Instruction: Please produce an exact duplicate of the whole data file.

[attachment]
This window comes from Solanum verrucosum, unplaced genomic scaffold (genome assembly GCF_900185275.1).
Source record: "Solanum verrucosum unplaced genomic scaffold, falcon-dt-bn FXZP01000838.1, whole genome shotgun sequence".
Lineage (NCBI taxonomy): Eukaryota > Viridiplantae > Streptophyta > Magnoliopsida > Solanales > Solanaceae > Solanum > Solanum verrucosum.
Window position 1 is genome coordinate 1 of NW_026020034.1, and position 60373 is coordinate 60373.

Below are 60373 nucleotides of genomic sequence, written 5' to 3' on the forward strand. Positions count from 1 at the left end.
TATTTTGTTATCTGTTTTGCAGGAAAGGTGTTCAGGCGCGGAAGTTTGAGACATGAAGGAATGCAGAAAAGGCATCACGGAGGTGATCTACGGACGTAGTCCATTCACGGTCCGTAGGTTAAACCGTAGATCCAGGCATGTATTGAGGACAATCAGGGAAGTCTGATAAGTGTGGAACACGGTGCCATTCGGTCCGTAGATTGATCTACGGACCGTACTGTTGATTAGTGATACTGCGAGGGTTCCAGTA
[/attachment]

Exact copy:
This window comes from Solanum verrucosum, unplaced genomic scaffold (genome assembly GCF_900185275.1).
Source record: "Solanum verrucosum unplaced genomic scaffold, falcon-dt-bn FXZP01000838.1, whole genome shotgun sequence".
Lineage (NCBI taxonomy): Eukaryota > Viridiplantae > Streptophyta > Magnoliopsida > Solanales > Solanaceae > Solanum > Solanum verrucosum.
Window position 1 is genome coordinate 1 of NW_026020034.1, and position 60373 is coordinate 60373.

Below are 60373 nucleotides of genomic sequence, written 5' to 3' on the forward strand. Positions count from 1 at the left end.
TATTTTGTTATCTGTTTTGCAGGAAAGGTGTTCAGGCGCGGAAGTTTGAGACATGAAGGAATGCAGAAAAGGCATCACGGAGGTGATCTACGGACGTAGTCCATTCACGGTCCGTAGGTTAAACCGTAGATCCAGGCATGTATTGAGGACAATCAGGGAAGTCTGATAAGTGTGGAACACGGTGCCATTCGGTCCGTAGATTGATCTACGGACCGTACTGTTGATTAGTGATACTGCGAGGGTTCCAGTA